What if the life we are living is just one possible outcome? What if there are parallel dimensions that exist in the same space-time continuum, but their reality is entirely different from ours?
At first I couldn't imagine anything cooler than that! Travelling through the possibilities of my own life and saving the world as a side-dish. Sounds awesome right?
Yes. The idea for the book and how the plot moved forward was pure brilliancy. Following Alex and Jenny's journey through collapsing worlds and facing their pasts with them was great.
With all the praise, as you can see from the star rating, there comes a time when I need to say it: But.
The book was too figurative. (Okay, it was written by an Italian, so it didn't come as an surprise.) There were times when the plot moved nicely forward and then stopped because some flower pots or curtains' print was described. Or then some absurd notions of how something seemed colourful, meaningful and beautiful but at the same time something entirely else. Like when you want to say something, just say it. Don't circle around all the time, and especially if you circle, don't circle so far away.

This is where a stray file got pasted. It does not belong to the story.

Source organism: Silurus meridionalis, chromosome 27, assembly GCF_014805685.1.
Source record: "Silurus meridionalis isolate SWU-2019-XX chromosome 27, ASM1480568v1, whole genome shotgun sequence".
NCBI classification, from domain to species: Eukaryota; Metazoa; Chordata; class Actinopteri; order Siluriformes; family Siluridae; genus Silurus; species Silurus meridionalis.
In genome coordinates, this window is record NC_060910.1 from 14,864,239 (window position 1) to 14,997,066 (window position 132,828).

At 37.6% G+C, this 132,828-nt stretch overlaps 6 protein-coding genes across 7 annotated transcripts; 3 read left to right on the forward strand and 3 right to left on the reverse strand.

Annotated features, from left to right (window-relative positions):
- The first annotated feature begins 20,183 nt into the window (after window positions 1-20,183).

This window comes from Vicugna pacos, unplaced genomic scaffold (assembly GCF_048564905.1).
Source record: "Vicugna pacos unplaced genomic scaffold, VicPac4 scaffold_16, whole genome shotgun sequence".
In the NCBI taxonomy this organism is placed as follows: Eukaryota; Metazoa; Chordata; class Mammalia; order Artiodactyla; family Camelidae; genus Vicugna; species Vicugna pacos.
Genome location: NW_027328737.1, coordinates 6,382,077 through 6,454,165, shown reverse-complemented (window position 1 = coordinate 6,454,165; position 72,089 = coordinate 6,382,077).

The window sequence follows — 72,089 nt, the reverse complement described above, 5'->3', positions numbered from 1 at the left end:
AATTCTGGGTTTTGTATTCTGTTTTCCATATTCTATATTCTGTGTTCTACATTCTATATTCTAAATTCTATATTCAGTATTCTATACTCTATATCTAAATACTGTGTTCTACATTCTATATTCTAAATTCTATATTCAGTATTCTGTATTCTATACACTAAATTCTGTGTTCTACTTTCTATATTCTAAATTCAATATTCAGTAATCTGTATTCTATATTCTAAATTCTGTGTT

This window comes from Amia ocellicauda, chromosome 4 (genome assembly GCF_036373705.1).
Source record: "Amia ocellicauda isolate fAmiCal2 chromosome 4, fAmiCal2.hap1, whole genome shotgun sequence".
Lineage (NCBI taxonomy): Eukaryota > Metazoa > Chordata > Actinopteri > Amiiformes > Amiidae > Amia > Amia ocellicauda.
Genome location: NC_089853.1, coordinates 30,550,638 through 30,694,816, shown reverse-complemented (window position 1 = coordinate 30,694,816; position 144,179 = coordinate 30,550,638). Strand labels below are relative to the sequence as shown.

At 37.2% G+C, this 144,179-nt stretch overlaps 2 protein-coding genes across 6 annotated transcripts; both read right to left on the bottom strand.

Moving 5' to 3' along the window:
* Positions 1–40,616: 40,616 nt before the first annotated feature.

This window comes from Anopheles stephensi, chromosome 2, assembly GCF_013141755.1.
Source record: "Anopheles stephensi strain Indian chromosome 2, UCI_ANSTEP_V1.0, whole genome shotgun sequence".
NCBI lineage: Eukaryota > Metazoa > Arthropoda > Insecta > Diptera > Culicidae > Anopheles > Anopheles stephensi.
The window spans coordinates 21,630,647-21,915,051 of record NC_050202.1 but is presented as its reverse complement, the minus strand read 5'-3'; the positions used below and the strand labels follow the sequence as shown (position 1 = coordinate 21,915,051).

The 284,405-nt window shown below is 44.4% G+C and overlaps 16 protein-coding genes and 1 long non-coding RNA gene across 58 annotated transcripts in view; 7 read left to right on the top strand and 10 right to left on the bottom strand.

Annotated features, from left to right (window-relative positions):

The other but is the point of view from which the book was written from.
Here's what I expected and would've been okay to me:
Two protagonists = two point of views. Maybe is there was something really important to tell from a supporting character's point of view, that could've been added under a separate headline.
What actually happened:
Two protagonists, both their parents, some friend, crazy old man and viewers from other side of the street, and of course, the invisible third-party teller. Sometimes I didn't even know from whose point of view I was looking at the situation. And most importantly, I got confused about what everyone knew of which subject. Since there were jumping between POV's during one paragraph, it made it sometimes really frustrating to read.
So summarised: It was an awesome book, but how it was displayed on the paper destroyed it.
That's why in the end: